Friday, 12 October 2012

The Beatles In Review: 'A Hard Day's Night' (1964)

The Beatles starring in their first feature film at the height of the mania surrounding them was bound to be a success even if they'd just been filmed standing around smoking cigarettes. As it happens, the plot of the film was a day in the life of the Beatles which was the cleverest thing they could have had as a plot as it satirizes the craziness that surrounded them very well and still stands up today as a fresh, hilarious movie. George even met his first wife while working on the film.

The thing about 'A Hard Day's Night' is that it wasn't anything like 'The Girl Can't Help It', a music film which the Beatles loved, in that film, a buxom Jayne Mansfield was being pushed by her Mobster boyfriend (Edmond O'Brien) to be a singing star despite the fact that she couldn't sing and didn't have any interest in being a star. During the course of the movie, every American Rock & Roll Idol of the Beatles performed, Little Richard, Eddie Cochran, Gene Vincent, just about everybody except Elvis was in it. While it served to spur the young Beatles on, the movie itself was an exploitation of what they thought was a fad at the time.
"This bloke's in my spot!" 

'A Hard Day's Night' was no doubt thought of in the same terms and that way of thinking was confirmed by director Richard Lester when, in early 1969, he inquired at United Artists about the existence of deleted scenes and out-takes from the Beatles' films and was told that they'd all been destroyed. Today only photographs remain of scenes that were left out of 'A Hard Day's Night', these include; a scene depicting the four in a pair of prams with John typing and Ringo answering a telephone, Paul McCartney's solo scene when he happens upon a young aspiring actress (played by Isla Blair) rehearsing, a scene where the boys are stuck in a traffic jam with their chauffeur (played by Frank Thornton). The character of Paul's grandfather who Wilfred Brambell plays with relish, may seem a strange character in a movie about a pop group but works, especially with the references to his character in the BBC sitcom 'Steptoe & Son' who is constantly called a "Dirty Old Man" by his onscreen son. Here in A Hard Day's Night, however, he is praised for being very clean! which he seems happy about. John Junkin's character of 'Shake' is instantly likeable, loosely based on Mal Evans, the Beatles longtime roadie and bodyguard, Shake is the Beatles gopher and, like anybody at that time would, loves every minute of it. Norman Rossington plays Norm with a vigour that is in stark contrast to the character he played in 'Carry On Sergeant'. Incidentally, Norman Rossington would go on to star alongside Elvis Presley in 'Double Trouble' in 1967 giving him the distinction of sharing screen time with two giants of the music industry.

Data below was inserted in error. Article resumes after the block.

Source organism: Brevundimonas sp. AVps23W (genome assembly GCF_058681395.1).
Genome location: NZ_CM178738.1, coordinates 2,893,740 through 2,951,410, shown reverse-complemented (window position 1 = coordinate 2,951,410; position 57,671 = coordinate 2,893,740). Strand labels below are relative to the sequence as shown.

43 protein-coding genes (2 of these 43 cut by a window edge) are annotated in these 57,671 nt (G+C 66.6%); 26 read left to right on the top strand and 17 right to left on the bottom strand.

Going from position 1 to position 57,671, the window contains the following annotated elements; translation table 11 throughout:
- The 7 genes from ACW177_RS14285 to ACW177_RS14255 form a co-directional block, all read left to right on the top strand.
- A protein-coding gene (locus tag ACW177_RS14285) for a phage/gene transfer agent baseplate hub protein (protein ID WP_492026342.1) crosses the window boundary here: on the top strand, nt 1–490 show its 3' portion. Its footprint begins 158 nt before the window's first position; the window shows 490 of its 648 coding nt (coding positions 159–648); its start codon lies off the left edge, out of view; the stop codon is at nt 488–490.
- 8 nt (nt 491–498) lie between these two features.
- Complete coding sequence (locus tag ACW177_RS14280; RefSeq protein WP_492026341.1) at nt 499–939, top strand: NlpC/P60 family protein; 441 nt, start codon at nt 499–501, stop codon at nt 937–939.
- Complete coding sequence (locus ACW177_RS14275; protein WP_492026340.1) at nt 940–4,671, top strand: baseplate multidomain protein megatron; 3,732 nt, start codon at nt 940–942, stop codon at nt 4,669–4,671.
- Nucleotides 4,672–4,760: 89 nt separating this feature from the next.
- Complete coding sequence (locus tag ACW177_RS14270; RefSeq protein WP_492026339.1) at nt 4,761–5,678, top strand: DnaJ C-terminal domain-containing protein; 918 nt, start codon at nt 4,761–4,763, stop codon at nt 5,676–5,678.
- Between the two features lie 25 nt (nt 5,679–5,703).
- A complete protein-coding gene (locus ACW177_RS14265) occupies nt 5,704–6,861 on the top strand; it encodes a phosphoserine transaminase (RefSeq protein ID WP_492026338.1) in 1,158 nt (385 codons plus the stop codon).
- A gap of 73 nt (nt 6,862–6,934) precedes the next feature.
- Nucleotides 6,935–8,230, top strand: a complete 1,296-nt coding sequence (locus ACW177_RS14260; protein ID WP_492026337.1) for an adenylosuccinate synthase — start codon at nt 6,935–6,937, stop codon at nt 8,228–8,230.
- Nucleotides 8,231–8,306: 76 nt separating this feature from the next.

"Can we have our ball back?!"

The role that is probably best remembered in 'A Hard Day's Night' is that of Victor Spinetti as the frantic T.V. Director who is desperately trying to get the Beatles to rehearse for their television concert. Spinetti would go on to become extremely good friends with the Beatles, John Lennon in particular, and star in their next feature film and their TV film.

Between takes of the "If I Fell" scene.

Ringo also came in for a round of praise for his solo scenes down by the river with child actor David Janson, who grew up to inherit the role of Herr Flick from Richard Gibson in the BBC sitcom 'Allo 'Allo!

A rare colour photograph of Ringo during his "Parading" scene.

Sadly, only a handful of the cast are still alive. John Lennon, George Harrison, Wilfred Brambell, Norman Rossington, John Junkin, Victor Spinetti, Richard Vernon, Edward Malin, Derek Guyler and Robin Ray are all no longer with us.

A Hard Day's Night was brilliant, funny and it captured the Beatles at a time when everything was still somewhat fun in their lives. Every time I see it playing on the telly i think to myself; "Yeah! Yeah! Yeah!"

One of the deleted scenes.

And it's goodnight from them....


John Lennon - "John"
Paul McCartney - "Paul"
George Harrison - "George"
Richard Starkey - "Ringo"
Wilfred Brambell - "Paul's Grandfather"
Norman Rossington - "Norm"
John Junkin - "Shake"
Victor Spinetti - "T.V. Director"
Anna Quayle - "Millie"
Derek Guyler - "Police Inspector"
Richard Vernon - "Man on Train"
David Janson - "Charlie - Young boy Ringo befriends"
Edward Malin - "Hotel Waiter"
Lionel Blair - "T.V. Choreographer"
Robin Ray - "T.V. Floor Manager"
Alison Seebohm - "Secretary"

From L-R: John Lennon, George Harrison, Wilfred Brambell, Norman Rossington, John Junkin, Victor Spinetti, Richard Vernon, Robin Ray, Edward Malin & Derek Guyler.

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